Tax-Exempt Organizations Update: Selected Developments From Washington

September 12, 2016

Although comprehensive tax reform in 2016 is unlikely in the midst of an election year, so far in 2016, parties on all sides have proposed specific changes to the rules applicable to exempt organizations. 

Lawmakers in Congress have introduced bills that would expand IRA rollovers, simplify the net investment income tax, and eliminate reporting of donors.  Both President Obama and House Republicans have released their proposals for future tax reform.  The IRS has finalized or proposed regulations concerning program-related investments, nonqualified deferred compensation plans, and the PATH Act notice requirement for Section 501(c)(4) social welfare organizations.  Finally, the Department of Labor has issued regulations expanding overtime eligibility to millions of additional workers.    

  • Form 1023-EZ: Reform Recommended, Fee Reduced
  • IRS Withdraws Proposed Charitable Donation Substantiation Rule
  • Congress Questions Colleges About Endowments
  • Obama’s Fiscal Year 2017 Budget Proposals Relating to Tax-Exempt Organizations
  • Congressional Proposals Promote Charitable Giving
  • IRS Adopts Final Regulations for Program-Related Investments
  • Legacy IRA Act Proposes to Expand IRA Rollovers to CGAs and CRTs
  • Department of Labor Issues Regulations Expanding Overtime Eligibility
  • House Passes Bill to Stop Reporting of Donors by Section 501(c) Organizations
  • House Republicans Release “Tax Reform Blueprint”
  • IRS Proposes New Regulations for Nonqualified Deferred Compensation Plans
  • IRS Proposes Regulations Governing Notice from Section 501(c)(4) Organizations

Form 1023-EZ: Reform Recommended, Fee Reduced

In January, the National Taxpayer Advocate released its 2015 Annual Report to Congress.  The report recommended changes to Form 1023-EZ to reduce the risk of noncompliance by new exempt organizations.  According to analyses conducted by the IRS and the Taxpayer Advocate Service, a significant percentage of Form 1023-EZ filers in 2015 lacked the necessary purpose and dissolution clauses in their organizing documents and could not be Section 501(c)(3) organizations as a matter of law.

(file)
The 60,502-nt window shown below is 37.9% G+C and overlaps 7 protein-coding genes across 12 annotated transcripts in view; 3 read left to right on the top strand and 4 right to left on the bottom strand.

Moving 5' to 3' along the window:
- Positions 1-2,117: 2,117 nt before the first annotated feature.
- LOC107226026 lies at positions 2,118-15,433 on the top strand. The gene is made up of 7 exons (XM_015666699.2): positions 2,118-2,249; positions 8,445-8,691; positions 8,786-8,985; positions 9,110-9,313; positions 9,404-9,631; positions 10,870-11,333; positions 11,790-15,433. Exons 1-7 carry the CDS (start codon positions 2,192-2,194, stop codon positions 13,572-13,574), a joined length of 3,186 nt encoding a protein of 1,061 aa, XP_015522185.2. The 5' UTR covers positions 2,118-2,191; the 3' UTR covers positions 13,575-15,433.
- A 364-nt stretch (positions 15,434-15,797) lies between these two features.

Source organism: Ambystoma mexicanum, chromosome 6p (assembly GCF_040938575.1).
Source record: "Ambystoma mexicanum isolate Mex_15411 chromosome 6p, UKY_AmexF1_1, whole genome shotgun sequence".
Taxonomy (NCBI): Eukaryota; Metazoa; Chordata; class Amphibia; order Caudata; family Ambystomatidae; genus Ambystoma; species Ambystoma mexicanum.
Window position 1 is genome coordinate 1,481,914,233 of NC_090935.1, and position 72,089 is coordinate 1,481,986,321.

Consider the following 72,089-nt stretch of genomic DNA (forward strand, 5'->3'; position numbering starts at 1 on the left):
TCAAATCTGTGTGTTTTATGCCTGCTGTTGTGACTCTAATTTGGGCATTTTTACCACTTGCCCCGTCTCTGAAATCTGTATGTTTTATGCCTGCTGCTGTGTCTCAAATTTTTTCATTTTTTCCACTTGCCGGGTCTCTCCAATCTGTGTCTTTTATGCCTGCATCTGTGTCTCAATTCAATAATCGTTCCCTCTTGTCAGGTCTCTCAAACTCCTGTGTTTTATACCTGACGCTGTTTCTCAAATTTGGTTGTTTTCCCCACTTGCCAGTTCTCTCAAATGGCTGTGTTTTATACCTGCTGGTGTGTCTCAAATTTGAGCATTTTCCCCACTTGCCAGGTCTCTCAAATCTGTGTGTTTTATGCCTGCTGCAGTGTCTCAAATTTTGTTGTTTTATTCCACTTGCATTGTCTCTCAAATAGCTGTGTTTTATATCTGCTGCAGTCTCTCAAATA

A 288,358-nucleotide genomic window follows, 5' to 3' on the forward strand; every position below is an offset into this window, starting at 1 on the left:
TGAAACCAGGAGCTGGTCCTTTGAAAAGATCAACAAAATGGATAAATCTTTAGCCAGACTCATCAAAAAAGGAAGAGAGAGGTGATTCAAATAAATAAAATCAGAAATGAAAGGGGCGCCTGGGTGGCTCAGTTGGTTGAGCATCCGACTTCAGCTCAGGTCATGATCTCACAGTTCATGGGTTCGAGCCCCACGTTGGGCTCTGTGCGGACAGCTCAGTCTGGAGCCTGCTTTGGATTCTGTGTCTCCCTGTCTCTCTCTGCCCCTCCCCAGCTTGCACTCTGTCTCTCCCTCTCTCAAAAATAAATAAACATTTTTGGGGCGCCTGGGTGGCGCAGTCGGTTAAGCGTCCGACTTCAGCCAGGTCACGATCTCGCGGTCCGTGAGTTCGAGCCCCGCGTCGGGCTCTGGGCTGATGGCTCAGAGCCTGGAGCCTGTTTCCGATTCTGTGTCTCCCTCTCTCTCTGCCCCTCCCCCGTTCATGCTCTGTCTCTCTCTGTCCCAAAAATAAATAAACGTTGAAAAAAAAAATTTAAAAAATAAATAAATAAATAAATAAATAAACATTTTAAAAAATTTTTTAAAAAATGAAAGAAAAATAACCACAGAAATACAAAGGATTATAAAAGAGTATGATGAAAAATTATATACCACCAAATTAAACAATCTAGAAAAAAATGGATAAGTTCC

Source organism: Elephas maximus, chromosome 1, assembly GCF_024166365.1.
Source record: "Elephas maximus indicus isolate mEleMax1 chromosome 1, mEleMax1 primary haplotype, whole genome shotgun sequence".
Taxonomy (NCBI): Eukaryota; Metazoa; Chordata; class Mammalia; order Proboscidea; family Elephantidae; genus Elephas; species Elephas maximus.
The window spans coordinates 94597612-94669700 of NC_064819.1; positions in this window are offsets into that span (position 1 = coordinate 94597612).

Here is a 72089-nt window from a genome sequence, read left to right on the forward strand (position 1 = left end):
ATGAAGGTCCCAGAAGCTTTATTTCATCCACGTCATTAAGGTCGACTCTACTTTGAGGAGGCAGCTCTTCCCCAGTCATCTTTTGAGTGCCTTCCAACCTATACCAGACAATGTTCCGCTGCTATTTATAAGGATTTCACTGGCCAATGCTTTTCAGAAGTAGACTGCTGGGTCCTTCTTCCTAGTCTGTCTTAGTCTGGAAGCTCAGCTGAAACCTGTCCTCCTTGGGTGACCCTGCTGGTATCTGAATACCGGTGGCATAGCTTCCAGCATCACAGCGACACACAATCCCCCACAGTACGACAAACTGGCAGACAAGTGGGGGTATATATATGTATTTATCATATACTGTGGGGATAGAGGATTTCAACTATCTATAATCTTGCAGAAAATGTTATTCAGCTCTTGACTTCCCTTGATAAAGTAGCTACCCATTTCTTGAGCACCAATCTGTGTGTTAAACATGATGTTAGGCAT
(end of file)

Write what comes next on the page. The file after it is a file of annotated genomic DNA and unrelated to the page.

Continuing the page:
The National Taxpayer Advocate recommended that the IRS revise Form 1023-EZ to require applicants to submit additional information, including their organizing documents, a description of their activities, and a summary of revenues and expenses.  The National Taxpayer Advocate also recommended that the IRS make a determination only after reviewing such information and requiring an applicant to correct any deficiencies.  The report noted that reviewing such information would take only “about an hour” of employee time.    

The IRS has not indicated whether it will implement any of the National Taxpayer Advocate’s recommendations regarding the Form 1023-EZ as set forth in the report.  In late May, the IRS announced a reduction in the user fee for filing Form 1023-EZ, from $400 to $275, effective July 1, 2016.    

IRS Withdraws Proposed Charitable Donation Substantiation Rule 

In January, the IRS withdrew a proposed rule that would have allowed charitable organizations to report donations directly to the IRS.  Under current law, donors are required to report their donations to the IRS and obtain a “contemporaneous written acknowledgement” from the charity to substantiate donations of $250 or more.  The Internal Revenue Code provides that this substantiation is not required for contributions reported by the charitable donee on such forms and in accordance with such rules as the IRS may prescribe.  The proposed rule, released in late 2015, would have permitted charitable organizations to report the donation to the IRS on a form with a donor’s social security number instead of issuing a written acknowledgment to the donor.  Many nonprofit organizations filed comments opposing the proposed rule, citing concerns about identity theft and a potential chilling effect on donors reluctant to divulge their social security numbers.